WIK Consult performed a benchmark study in 10 EU countries regarding the status of switching off the copper based telecommunication networks in favor of FTTH networks. Despite having some countries with extensive fiber network coverage, the EU in general is still lagging behind compared to countries like Australia, US or New Zealand, where the current fiber coverage is higher and the copper switch off targets are way more ambitious. Estonia and Sweden are the clear leaders in the EU with respectively 70% and 42% of copper exchanges switched off in 2018 respectively to FTTH and wireless.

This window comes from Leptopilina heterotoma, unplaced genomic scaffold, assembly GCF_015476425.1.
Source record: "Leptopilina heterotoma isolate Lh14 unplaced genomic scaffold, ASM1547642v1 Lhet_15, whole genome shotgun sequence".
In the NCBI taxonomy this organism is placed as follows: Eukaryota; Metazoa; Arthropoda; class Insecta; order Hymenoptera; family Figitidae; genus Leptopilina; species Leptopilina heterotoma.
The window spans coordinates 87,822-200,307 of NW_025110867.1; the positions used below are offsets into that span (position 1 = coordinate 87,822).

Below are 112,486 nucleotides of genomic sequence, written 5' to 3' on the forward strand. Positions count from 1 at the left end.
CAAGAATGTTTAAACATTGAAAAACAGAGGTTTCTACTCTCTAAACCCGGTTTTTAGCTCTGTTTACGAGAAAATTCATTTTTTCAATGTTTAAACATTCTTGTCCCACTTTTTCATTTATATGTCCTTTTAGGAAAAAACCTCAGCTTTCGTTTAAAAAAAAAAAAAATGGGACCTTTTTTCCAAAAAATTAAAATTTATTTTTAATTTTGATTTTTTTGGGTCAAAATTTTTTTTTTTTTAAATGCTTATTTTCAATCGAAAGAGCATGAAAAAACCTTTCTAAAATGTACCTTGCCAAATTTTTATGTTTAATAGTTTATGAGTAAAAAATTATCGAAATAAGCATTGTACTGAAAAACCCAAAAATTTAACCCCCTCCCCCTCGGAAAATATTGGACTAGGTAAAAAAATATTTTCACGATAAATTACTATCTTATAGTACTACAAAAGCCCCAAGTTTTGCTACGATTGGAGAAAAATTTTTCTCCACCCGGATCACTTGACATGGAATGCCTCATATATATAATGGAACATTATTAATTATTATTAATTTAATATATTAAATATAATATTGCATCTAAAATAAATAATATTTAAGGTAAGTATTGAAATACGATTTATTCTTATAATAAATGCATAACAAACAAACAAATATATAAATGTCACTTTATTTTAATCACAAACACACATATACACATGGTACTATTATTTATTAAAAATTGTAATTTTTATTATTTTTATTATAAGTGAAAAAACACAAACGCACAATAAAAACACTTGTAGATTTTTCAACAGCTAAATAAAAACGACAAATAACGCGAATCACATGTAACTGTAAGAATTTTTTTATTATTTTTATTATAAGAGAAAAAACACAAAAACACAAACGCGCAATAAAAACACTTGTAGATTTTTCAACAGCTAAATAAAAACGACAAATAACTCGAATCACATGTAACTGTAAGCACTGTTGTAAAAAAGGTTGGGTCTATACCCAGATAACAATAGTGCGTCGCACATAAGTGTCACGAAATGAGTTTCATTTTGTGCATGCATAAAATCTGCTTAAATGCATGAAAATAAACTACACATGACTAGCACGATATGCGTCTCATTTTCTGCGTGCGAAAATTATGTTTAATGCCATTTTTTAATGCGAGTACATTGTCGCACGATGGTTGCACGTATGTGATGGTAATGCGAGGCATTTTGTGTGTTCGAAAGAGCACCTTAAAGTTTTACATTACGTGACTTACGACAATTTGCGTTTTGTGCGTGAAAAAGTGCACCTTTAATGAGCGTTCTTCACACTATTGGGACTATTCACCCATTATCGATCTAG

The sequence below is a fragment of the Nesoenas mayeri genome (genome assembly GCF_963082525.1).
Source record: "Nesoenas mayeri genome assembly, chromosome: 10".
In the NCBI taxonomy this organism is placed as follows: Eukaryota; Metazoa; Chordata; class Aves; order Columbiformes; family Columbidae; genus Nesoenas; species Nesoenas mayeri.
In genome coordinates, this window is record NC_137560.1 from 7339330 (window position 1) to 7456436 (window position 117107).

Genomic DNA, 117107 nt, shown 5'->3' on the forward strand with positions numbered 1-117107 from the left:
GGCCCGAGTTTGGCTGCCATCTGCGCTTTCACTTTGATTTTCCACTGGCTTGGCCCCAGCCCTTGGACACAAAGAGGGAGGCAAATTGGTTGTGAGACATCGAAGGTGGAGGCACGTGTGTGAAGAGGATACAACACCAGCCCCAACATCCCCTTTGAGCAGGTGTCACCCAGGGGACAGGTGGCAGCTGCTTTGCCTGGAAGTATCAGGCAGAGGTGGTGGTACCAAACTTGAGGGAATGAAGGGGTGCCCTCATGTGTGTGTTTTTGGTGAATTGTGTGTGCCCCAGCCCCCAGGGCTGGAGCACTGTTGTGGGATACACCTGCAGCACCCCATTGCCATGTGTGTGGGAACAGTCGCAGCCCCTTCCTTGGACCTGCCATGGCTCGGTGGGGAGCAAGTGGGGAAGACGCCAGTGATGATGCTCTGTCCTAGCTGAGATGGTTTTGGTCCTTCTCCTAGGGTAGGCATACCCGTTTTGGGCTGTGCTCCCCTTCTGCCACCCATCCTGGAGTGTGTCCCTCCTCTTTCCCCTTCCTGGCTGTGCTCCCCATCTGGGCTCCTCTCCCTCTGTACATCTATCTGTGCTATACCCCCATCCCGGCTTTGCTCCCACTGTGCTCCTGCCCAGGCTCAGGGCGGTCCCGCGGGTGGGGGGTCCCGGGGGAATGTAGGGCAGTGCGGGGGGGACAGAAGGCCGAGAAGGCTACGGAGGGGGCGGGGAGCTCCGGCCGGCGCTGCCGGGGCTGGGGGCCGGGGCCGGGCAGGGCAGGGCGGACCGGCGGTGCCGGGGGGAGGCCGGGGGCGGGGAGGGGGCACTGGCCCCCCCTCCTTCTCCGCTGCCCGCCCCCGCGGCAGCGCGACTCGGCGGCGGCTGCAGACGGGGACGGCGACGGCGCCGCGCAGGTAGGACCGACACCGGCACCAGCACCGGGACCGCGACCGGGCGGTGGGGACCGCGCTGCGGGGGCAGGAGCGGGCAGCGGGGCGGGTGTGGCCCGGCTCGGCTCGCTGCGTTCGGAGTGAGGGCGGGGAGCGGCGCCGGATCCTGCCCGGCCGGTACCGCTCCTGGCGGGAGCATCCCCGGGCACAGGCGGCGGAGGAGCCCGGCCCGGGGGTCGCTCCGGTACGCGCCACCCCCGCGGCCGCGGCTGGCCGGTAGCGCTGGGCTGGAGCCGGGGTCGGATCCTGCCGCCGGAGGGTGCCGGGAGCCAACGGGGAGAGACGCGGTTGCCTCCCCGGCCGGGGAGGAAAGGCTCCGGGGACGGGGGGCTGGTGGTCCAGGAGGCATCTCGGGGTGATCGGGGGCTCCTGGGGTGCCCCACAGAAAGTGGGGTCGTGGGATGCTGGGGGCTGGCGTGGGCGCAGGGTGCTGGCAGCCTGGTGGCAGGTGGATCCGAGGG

More progress is seen in Europe on PSTN switch-off, which is a prerequisite for copper switch-off. This varies from 20% in Italy to 100% in Estonia and some countries not even having a deadline (ES, IT, SE).
The reasons for limited switch-off are divers. In some countries FTTH still needs to be widely deployed. In others, strict control on closing copper exchanges might delay switching or access regulation maintains copper based wholesale services. In others there is a lack of willingness of network operators to switch to FTTH (still focus on copper technologies like VDSL) and to put the effort in migrating its residential and especially its business customers with legacy equipment.
Yet, the benefits are clear. Parties who are switching mention lower fault rates (around 70%), increased customer satisfaction and lower churn. In addition, there are significant energy (40-60%) and space savings (85%) in exchanges of fiber compared to copper networks.
The results of the study are available for download.